Posts Tagged ‘experiment’

My invitation to devise a little experiment with time is a good example of how ideas grow in the mind.  As I explained, the experiment has been done before ; and it was probably serendipitous.  Like most experiments, in itself it is of little moment ; but, like a small mustard seed, it has potential for growth provided it is planted in a fertile mind ; a mind that is regularly turned over and with lots of compost in it.

First, imagine the experiment to be done.  Imagine sitting  (with sandwiches and the Thermos) on a hillside that overlooks a winding country lane some way below ; the lane is hedged on both sides and there are trees here and there ; also you see fields, some arable, some meadow.  And, casting your gaze from left to right along the lane, you notice first a cottage, then a large oak a few hundred yards further on, and then further on a cow showing an intense interest in the lush grass in the verge – grass that it cannot reach.

With this glorious panorama in your mind, you then notice a man coming into view ; he is walking along the lane, entering from your left.  You wonder what he is doing there.  Clearly he is going somewhere.  He has a purpose.  Is he going to the cottage?  Is he intent on climbing the oak?  Does he have an appointment with the cow?  Or is he making his way along the entire length of the lane and out of your field of vision?  You don’t know, so you watch and wait.

You notice that, because of the hedges and bends in the lane, the man cannot see the cottage or the oak or the cow all at once.  He must encounter them one at a time.

He passes the cottage and looks at it.  You realise that, while he is able to see the cottage, it is in his present time ; but that, once he is out of sight of it,  then it is in his past time.  He can know the cottage only from his memory.  But – for you, the cottage is still in your present time.

When he reaches the oak, it enters into his present time from out of his future time.  But, again, for you, the oak had always been in your present time ; and it remains so even when it has entered his past time.

At this stage, of course, the cow is in his future time and he has no idea that it even exists, except as a possibility.  But you have all along known it to be there.

So, you see, this Time thing seem to be all about points of view.  And it seems to be bound up with Space.  A number of people in the nineteenth century pondered this experiment, and between them came up with some very interesting ideas.  But the question of space/time is far from settled, even today.

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It is not fashionable nowadays to speak of the Zeitgeist, that something that affects first the collective unconscious and then the collective conscious.  But, nevertheless, it does happen that periods occur when a particular idea seems to be infectious ; when the idea emerges from several people who seem to have no contact with each other.  The problem for Zeitgeist theorists is that it is tricky to establish whether or not the various people with the idea have indeed had contact.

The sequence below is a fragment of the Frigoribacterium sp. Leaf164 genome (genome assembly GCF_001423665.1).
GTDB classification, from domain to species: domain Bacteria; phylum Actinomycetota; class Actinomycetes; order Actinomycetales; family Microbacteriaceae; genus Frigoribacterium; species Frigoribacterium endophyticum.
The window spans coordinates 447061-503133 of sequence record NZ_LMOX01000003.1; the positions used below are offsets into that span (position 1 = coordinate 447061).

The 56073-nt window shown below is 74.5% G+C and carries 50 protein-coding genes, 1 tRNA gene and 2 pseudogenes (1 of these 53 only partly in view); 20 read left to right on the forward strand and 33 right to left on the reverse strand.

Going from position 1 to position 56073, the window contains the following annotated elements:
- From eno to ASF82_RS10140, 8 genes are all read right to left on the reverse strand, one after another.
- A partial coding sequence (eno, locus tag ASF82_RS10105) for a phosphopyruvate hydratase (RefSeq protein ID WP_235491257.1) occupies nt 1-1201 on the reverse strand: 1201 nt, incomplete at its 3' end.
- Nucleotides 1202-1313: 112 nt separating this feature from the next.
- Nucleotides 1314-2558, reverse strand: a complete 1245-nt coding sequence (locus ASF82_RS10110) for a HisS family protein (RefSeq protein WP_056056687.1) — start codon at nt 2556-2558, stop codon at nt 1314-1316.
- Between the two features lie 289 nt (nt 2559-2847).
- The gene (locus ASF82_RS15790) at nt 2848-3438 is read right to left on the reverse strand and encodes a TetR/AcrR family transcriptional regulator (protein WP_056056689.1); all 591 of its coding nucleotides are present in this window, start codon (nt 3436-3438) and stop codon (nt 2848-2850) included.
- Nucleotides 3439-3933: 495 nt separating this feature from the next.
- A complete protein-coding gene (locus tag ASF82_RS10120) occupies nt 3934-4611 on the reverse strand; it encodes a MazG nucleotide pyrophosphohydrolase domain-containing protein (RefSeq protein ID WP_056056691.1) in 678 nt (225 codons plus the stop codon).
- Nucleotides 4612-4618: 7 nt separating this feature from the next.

The years from the lateish nineteenth century to about the mid-twentieth were interesting from many points of view.  Were Einstein’s opinions on Time entirely due to his own cogitations?  Or was he influenced (directly or indirectly) by such writers as Henry James and JM Barrie? or by such physicists as AN Whitehead?  Or the eighteenth century writer, Jean d’Alembert.  It is probably idle to speculate, though maybe somebody has already done the research.

There seems little doubt that Tolkien was influenced by other writers in his inspiration for his rivetting tales.  For the relation between Self and Space and Time is the key to his understanding of Middle Earth and those even older realms discovered (or revealed) in his various adventures.  And this understanding seems to have come, not exclusively, but principally from JW Dunne.  But, with Tolkien, we must be careful in our attributions, for he was a formidable scholar and he might well have derived his ideas first from the Old English literature.

At any rate, all these authors and others gave many people pause for thought on the natures of, and relations between, Self, Space and Time.  There was one nineteenth century author (not terribly well-known) who set up a nice little experiment to demonstrate our common ability to see through time – both backwards and forwards.  And what was most important about his experiment was its method rather than the results ; for this seems to have triggered the ideas of the later (and perhaps more sophisticated) thinkers on the subject.

The experiment requires a choice of location but no equipment ; and it can be done as a thought-experiment quite easily because it is so simple.  No precognitive dreams are needed, no mystics, no darkened rooms with incense.

And no deep meditations are needed, either ;  that comes later.

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